Black and African American college graduates owe an average of $25,000 more in student loan debt than white college graduates. Can we consider this a racial justice problem as well as a financial problem?

BL: There is unquestionably a civil rights crisis within the student debt crisis. Students and families of color statistically have less wealth to pay for college, which means Black and brown students must take on more debt to pay for school. They then graduate into an economy where Black and brown workers make up to $13,770 less than white workers and are subject to astronomically disparate loan default rates. Depending on what dataset you’re looking at, the default rates for Black borrowers are three to five times higher than white borrowers, even if everything else is constant. There’s systemic racism at every point in the cycle. Black and brown borrowers are doing everything they’ve been told to achieve the American dream, but they keep getting kicked down.

How can the U.S. government begin to address the student debt crisis?

BL: The Consumer Financial Protection Bureau (CFPB) has an explicit duty to protect consumers against predatory loan practices. But under President Donald Trump’s administration, the CFPB entirely stepped away from its role in overseeing the student loan market. The DOE also plays a role: At the end of the day, 92% of the student loan market is federal student loans. So, DOE has its hands on 92% of student debt, which means the federal government has the authority to cancel it under the Higher Education Act of 1965.

The private loan servicers managing this federal student loan portfolio are contractors supervised by the DOE. But there’s just not enough regulation of loan servicers, and the regulation that’s already in place isn’t being enforced strongly enough. While the DOE theoretically benefits because it’s less burdened with oversight and administrative responsibilities, the entire economy is missing out.

MR: Student debt cancellation is a clear way to address the racial wealth gap because students of color, especially Black students, are more likely to have higher debt burdens. Young people clearly want serious progress when it comes to economic justice and stand behind legislation on student debt reform, taxing the wealthiest Americans, and pandemic relief, which includes canceling rent payments and increasing the minimum wage.

At the same time, there are deeper institutional causes to this crisis. In addition to broad, comprehensive student debt cancellation, we need to address the systemic and institutional causes of the student debt crisis by supporting an accessible higher education system and an economy that works for everyone.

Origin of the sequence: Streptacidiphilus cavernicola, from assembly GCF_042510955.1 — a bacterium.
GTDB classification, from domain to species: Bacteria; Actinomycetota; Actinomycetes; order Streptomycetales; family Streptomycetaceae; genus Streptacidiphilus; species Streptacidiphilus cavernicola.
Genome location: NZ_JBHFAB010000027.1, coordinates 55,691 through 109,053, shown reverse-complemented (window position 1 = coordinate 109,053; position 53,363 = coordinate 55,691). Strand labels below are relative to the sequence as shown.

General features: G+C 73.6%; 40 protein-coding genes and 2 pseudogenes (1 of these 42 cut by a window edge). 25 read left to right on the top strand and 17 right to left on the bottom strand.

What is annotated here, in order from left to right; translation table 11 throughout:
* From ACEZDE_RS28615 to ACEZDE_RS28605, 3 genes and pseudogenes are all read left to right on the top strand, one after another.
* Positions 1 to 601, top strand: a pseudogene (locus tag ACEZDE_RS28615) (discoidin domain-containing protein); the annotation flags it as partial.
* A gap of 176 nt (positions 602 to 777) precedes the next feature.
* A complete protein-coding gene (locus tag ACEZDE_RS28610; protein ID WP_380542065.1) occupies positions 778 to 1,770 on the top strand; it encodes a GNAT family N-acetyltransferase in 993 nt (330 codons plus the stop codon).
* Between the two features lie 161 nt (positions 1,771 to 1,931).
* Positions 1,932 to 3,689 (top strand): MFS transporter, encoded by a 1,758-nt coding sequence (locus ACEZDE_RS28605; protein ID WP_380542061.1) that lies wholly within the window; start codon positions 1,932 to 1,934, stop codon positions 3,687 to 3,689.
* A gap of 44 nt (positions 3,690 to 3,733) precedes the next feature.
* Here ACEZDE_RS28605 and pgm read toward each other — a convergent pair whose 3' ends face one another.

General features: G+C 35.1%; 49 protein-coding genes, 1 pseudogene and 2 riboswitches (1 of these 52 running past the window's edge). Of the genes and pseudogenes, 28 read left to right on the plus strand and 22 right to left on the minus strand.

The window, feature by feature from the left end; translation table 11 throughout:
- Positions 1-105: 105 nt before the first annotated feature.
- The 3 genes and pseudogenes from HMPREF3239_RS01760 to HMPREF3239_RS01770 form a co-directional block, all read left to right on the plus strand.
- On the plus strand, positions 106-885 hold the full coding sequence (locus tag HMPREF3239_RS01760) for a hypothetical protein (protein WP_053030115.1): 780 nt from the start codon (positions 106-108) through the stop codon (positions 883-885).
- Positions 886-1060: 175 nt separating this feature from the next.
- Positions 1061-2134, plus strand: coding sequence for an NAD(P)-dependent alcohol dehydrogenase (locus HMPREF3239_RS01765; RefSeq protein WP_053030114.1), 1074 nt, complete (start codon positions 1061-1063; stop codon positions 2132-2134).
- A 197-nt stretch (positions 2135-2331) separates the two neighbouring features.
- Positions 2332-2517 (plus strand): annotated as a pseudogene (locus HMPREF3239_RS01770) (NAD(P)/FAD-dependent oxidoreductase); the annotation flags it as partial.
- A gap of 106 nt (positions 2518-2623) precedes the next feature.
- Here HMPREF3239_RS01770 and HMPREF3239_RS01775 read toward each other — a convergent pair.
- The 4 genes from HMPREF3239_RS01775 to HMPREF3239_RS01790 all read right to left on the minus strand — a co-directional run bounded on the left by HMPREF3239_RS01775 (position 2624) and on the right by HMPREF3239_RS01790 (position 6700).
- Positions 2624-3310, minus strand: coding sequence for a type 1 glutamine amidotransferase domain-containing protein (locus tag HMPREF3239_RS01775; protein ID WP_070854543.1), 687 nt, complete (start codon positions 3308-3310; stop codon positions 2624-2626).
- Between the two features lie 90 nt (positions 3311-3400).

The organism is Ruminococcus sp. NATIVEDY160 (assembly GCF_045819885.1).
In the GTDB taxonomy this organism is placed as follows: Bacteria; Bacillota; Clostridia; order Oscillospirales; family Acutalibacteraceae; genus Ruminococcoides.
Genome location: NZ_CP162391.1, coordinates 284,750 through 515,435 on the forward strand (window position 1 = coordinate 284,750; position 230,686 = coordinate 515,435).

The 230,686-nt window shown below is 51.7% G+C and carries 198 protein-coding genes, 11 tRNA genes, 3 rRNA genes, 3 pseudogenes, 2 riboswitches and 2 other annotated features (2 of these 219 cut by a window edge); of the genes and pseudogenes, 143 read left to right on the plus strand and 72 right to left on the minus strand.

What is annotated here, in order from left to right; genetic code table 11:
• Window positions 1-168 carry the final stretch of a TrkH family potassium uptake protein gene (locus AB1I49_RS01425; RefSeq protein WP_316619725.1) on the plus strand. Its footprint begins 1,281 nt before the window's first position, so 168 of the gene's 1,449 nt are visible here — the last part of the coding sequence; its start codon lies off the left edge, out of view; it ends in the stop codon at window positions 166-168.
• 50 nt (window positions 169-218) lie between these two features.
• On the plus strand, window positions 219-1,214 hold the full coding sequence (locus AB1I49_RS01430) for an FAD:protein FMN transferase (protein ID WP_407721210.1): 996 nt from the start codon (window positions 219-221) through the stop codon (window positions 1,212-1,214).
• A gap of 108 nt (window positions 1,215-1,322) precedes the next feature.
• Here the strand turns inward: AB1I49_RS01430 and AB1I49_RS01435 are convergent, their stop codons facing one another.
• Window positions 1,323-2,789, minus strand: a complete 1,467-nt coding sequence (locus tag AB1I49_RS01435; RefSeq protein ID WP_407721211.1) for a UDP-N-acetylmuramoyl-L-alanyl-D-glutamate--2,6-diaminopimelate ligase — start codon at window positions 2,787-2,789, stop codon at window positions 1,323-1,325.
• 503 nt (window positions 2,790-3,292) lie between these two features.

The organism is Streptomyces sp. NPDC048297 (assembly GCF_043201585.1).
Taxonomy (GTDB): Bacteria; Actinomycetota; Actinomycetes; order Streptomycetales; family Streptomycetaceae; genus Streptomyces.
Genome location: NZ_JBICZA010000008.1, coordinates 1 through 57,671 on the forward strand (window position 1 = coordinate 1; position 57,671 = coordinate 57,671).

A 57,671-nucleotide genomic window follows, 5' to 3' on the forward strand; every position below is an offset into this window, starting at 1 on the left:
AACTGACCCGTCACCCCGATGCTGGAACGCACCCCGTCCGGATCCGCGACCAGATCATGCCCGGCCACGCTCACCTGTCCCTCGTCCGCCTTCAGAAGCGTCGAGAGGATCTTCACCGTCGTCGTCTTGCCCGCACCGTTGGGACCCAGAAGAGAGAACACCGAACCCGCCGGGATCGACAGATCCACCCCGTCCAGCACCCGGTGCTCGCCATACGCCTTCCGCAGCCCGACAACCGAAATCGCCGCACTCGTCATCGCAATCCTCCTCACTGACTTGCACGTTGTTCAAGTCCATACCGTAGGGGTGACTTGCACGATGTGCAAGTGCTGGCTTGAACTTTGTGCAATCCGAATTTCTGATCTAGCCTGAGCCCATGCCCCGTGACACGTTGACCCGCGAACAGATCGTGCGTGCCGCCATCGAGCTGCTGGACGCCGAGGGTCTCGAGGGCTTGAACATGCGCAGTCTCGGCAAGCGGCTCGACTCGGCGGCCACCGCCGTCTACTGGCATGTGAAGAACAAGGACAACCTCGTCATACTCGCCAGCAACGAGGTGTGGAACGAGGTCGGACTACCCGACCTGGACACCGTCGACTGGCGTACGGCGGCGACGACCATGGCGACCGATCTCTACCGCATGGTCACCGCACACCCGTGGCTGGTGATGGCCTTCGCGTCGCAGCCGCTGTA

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One of Biden's big campaign promises has been to erase some student debt, but as of May 2021 that hasn't happened yet. Is that promise really feasible? Why hasn't it happened?

MR: We’ve seen broad debt cancellation happen in other areas, like the Paycheck Protection Program loans (PPP), so we know student loan forgiveness is feasible. Legislators and leaders have been calling on Biden to push for student loan debt cancellation, and it absolutely can happen. If it does happen, it would be incredible for low-income Black and brown communities who wouldn’t have had access to higher education otherwise. But one potential roadblock to canceling student loan debt is that for opponents, doing so may be seen as a “handout” or “government waste” when that is absolutely not the case. (Editor’s Note: Researchers have found that large-scale student debt cancellation could “boost real GDP by an average of $86 billion to $108 billion per year,” decrease racial wealth gaps, and drive overall economic growth.)

From what I encounter the most in my work, I think the biggest roadblock is the current pushback that’s out there, and the fundamental misunderstanding around cancellation and why it’s needed.

What’s your best advice for students who are just entering this student loan system?

MR: The biggest thing students should be aware of are the terms of repayment for your student loan, which can be found in your loan agreement. This includes knowing information about your interest rate, when the repayment period will start, what the monthly payments look like, and what the options are for repayment. Avoid high-interest rate loans and loans that don’t offer flexible repayment. Unfortunately, many students are taking on private student loans because they’ve run out of options for federal student loans.

BL: Explore and exhaust all of your federal options before you turn to private student loan debt. Federal loans are safer, they offer more protections, and they’re designed to accommodate changes in your financial circumstances. Additionally, keep meticulous records of everything. Document your communications with your student loan servicer, and if you run into problems, you should complain early and often to everyone. The more attention you can get, the better. I know some people feel too ashamed to talk about their student loan debt, but that shouldn’t be the case. You should be loud, vocal, and call these companies out.

In Elite Daily's series .EDU (Elite Daily University), we ask experts to explain everything you need to know about hot-button issues. Read more here.